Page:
Wichita Lineman? Check. Galveston? Check. Rhinestone Cowboy? Check, check and check.
Tommy Smothers saddled up on a hippopotamus? GRAVY!
If it’s been a while since you’ve seen television’s original Good Time guy, Glen Campbell, on the tube, Thursday night’s episode of The Chris Isaak Hour, has everything you’re hoping for and then some. With one caveat.
Because Campbell’s public appearances have been few and far between of late, you may need a few moments to adjust to the reality that the once boyish-faced Campbell is now 70-something, not above a little Burt Reynolds-esque “freshening” and sometimes a tad quavery in the pipes.
Does it diminish the pleasure of spending an hour with the pride of Delight, Arkansas, and a reverential Isaak? Hell, no.
Especially when the two grab guitars mid-conversation and perform an impeccable, impromptu duet of Hank Williams’ “Lovesick Blues.” Or when Campbell’s face positively radiates pleasure at the memory of buying his parents a home with electricity and hot and cold running water as soon as success gave him the means to do so.
You’d be hard pressed to find a performer more omnipresent on the entertainment landscape throughout the ’60s and ’70s— a fact underscored by Isaak holding up a copy of the improbable-but-real album “Sebastian Cabot, Actor/Bob Dylan, Poet” and announcing, only half kidding, that it may be the single disc on which Campbell didn’t perform during that era. And, indeed, the hour is peppered with Campbell’s pop culture contributions, from an early gig teaching Steve McQueen to hold a guitar convincingly on film, to Campbell’s time in Phil Spector’s Wall of Sound, to his contributions to Elvis’ “Viva Las Vegas,” to the perils of making too much eye contact with Ol’ Blue Eyes.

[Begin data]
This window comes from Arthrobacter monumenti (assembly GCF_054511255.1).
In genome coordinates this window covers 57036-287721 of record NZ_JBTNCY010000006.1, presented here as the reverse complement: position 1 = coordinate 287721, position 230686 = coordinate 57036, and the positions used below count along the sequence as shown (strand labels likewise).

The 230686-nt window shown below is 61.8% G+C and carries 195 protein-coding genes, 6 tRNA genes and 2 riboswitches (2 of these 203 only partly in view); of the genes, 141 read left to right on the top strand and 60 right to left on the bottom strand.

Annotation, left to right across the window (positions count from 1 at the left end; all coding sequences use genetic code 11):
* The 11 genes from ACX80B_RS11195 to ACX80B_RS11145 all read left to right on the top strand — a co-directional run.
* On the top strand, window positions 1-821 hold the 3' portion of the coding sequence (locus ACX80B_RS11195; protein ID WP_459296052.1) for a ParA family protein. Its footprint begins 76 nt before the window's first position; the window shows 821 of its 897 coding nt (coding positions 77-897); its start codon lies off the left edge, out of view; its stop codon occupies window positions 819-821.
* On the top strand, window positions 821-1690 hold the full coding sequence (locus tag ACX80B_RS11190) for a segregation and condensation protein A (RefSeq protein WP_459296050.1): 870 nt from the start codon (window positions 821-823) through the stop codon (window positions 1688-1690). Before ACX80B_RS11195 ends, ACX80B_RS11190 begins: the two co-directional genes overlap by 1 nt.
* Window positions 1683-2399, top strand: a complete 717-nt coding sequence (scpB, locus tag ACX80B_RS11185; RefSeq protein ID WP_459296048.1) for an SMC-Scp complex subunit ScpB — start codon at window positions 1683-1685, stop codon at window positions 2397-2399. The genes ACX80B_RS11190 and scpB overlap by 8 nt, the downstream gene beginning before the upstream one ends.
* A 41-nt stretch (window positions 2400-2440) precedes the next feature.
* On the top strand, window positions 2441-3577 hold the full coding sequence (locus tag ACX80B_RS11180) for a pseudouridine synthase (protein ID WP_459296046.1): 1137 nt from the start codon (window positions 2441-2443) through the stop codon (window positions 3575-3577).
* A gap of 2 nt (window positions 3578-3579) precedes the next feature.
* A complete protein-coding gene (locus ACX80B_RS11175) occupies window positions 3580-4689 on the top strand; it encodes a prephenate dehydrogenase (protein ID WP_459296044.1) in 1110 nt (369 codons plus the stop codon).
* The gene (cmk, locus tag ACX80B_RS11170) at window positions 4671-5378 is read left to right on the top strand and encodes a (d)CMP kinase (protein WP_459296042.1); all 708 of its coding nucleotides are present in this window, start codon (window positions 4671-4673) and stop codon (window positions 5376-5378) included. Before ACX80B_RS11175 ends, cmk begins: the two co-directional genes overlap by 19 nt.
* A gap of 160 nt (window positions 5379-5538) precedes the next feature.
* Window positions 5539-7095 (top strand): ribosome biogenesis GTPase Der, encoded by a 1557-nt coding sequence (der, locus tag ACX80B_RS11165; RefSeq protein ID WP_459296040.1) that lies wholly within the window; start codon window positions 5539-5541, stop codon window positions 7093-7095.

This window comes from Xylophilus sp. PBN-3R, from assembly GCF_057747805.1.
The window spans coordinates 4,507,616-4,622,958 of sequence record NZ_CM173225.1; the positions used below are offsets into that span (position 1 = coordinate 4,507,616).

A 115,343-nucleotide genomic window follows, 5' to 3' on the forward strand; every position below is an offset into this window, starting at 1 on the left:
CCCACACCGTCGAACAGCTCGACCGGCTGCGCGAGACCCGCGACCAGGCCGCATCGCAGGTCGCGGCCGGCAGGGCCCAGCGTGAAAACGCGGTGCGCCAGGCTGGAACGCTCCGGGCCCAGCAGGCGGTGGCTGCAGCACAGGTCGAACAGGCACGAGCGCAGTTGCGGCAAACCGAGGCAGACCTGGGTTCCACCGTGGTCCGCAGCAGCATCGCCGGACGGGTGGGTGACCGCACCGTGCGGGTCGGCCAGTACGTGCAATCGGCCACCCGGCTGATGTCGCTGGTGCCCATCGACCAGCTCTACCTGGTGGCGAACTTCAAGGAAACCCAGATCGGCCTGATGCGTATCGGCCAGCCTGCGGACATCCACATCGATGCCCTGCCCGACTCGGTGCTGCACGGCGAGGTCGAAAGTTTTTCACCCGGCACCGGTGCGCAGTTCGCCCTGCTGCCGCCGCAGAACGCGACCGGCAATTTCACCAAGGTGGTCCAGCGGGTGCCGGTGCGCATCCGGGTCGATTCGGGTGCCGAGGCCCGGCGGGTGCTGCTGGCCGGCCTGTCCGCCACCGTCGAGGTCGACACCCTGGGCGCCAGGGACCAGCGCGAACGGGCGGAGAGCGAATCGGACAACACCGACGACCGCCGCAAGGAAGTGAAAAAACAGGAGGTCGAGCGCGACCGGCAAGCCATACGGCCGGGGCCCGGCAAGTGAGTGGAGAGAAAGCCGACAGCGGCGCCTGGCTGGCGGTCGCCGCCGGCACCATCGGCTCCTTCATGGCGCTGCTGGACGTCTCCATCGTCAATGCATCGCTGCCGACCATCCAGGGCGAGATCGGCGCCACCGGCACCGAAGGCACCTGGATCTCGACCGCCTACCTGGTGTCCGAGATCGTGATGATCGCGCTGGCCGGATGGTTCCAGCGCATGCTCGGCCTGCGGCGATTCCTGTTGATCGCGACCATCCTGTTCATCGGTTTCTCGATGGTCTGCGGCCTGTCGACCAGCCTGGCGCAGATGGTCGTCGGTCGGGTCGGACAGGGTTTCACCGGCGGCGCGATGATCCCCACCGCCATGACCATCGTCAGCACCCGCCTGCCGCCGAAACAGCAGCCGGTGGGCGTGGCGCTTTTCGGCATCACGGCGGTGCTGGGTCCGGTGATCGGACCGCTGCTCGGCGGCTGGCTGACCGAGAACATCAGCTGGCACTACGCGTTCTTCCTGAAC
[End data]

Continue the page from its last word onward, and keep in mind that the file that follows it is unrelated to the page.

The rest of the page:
But Campbell also candidly discusses his descent into alcohol and cocaine abuse, crediting his wife Kim and his children for saving his life and his career. And he is obviously tickled to share that three of those children, sons Cal and Shanon, and daughter Ashley have inherited the musical gene — the evidence of which is right there in Campbell’s band. Cal is his dad’s drummer, Shanon plays guitar and joins Ashley (who shows off a stunning crystalline soprano) on backup vocals.
Quick note to the kiddies and hipsters: Campbell isn’t just your mom and dad’s musician anymore. Tune in to catch him doing two tracks — Tom Petty’s “Walls” and Green Day’s “Good Riddance (Time of Your Life)” — from “Meet Glen Campbell,” his critically acclaimed 2008 compilation of pop, rock and alternative covers.
You should stay in the room, too, Mom and Dad.